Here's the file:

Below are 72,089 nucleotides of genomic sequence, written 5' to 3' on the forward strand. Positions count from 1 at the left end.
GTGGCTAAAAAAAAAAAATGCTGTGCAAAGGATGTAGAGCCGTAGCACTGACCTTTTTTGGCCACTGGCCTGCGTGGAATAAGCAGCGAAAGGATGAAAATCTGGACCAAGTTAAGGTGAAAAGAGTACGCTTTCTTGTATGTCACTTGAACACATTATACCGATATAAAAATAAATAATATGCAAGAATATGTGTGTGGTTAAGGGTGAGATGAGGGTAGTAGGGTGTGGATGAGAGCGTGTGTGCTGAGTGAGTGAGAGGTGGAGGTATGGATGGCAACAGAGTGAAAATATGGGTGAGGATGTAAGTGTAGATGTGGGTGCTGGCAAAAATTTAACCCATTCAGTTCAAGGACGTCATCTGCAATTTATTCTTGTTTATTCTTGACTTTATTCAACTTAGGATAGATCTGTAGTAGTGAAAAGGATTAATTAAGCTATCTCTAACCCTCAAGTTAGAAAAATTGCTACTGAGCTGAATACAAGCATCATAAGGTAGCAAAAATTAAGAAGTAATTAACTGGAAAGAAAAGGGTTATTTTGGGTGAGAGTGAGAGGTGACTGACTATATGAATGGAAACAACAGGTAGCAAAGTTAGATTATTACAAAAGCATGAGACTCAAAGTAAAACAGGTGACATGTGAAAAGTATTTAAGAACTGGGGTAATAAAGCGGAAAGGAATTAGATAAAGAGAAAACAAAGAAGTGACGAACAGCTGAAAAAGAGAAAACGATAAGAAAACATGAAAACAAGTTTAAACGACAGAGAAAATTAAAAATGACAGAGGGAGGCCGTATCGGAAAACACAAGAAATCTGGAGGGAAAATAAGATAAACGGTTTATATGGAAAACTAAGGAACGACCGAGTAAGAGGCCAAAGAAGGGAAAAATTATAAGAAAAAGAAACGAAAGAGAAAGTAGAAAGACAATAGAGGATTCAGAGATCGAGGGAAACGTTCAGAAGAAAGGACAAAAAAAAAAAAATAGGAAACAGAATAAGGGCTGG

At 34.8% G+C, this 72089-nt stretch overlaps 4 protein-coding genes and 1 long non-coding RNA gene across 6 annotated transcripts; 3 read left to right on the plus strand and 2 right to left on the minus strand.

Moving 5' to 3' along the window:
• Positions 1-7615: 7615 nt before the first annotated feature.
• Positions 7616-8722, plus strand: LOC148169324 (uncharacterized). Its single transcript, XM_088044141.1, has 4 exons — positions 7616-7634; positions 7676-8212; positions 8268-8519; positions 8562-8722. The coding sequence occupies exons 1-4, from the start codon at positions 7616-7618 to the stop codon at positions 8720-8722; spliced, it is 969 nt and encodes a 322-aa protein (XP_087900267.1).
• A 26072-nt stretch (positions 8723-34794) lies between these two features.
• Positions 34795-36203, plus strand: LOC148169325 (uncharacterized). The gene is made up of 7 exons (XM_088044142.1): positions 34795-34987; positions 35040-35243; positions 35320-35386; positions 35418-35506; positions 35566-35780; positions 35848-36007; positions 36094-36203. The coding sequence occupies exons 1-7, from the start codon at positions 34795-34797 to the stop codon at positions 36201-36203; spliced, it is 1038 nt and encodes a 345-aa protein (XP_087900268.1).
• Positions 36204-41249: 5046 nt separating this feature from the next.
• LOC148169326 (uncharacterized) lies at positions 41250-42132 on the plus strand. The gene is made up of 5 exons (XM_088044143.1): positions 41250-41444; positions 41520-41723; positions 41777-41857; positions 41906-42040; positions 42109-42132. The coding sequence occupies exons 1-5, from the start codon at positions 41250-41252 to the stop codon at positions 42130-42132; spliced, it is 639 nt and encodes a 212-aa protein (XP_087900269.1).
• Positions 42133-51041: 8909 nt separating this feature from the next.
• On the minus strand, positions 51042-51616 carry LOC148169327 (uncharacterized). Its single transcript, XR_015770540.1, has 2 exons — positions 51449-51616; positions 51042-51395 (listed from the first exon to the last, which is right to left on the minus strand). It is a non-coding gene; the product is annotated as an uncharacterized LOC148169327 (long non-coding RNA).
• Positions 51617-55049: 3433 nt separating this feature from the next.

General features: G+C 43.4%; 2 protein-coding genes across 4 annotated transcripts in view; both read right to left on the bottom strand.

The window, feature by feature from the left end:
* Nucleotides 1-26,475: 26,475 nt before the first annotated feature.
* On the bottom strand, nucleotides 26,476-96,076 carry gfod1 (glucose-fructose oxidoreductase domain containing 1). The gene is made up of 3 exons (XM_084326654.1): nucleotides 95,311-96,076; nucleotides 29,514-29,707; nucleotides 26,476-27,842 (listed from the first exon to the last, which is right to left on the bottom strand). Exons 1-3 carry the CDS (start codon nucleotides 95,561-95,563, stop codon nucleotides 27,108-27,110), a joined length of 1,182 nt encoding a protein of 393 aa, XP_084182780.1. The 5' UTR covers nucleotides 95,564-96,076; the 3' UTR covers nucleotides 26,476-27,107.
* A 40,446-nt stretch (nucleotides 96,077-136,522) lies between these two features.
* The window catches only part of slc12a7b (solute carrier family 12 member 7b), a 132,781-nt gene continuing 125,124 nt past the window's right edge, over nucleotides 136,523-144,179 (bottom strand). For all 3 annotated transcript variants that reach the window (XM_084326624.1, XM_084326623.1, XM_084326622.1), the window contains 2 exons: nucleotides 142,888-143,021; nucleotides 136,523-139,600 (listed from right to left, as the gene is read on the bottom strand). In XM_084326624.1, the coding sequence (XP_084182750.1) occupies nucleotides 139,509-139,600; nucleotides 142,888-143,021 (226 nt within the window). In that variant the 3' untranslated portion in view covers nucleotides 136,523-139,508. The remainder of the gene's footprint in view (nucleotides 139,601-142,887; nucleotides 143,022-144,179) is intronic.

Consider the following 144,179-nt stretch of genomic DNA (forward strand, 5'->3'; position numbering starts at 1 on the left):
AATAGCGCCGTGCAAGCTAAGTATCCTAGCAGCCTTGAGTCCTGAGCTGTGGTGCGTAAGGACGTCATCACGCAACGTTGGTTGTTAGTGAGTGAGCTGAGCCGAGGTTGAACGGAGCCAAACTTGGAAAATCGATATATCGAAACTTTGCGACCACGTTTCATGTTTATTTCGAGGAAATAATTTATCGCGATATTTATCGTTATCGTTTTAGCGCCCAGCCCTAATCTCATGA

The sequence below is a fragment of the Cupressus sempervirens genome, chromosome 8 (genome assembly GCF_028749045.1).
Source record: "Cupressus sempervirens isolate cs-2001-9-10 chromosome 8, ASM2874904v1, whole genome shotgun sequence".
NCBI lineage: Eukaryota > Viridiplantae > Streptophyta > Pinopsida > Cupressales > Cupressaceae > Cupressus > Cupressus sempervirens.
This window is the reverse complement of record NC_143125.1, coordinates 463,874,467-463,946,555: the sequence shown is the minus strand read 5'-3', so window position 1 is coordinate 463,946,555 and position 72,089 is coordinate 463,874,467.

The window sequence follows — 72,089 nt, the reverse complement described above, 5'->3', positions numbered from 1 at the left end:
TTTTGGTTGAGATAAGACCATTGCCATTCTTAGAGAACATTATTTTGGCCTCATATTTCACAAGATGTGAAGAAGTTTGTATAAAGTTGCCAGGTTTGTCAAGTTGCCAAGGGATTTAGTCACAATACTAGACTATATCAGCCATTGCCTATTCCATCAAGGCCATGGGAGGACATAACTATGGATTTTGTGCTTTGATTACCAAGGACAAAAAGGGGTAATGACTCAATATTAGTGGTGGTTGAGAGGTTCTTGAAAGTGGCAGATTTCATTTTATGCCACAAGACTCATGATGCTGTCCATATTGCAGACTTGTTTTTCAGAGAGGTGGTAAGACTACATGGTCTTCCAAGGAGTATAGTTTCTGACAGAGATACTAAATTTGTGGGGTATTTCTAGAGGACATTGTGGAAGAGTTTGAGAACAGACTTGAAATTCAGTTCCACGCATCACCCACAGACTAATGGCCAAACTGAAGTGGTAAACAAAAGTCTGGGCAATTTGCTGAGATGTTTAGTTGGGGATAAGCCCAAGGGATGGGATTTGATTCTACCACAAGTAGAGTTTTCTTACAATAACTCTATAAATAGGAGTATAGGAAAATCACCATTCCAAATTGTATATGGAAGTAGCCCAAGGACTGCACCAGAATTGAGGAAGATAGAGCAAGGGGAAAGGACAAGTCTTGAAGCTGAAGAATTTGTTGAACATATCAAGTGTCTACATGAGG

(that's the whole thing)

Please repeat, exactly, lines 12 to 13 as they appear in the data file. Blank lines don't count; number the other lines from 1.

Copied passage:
• On the minus strand, positions 51042-51616 carry LOC148169327 (uncharacterized). Its single transcript, XR_015770540.1, has 2 exons — positions 51449-51616; positions 51042-51395 (listed from the first exon to the last, which is right to left on the minus strand). It is a non-coding gene; the product is annotated as an uncharacterized LOC148169327 (long non-coding RNA).
• Positions 51617-55049: 3433 nt separating this feature from the next.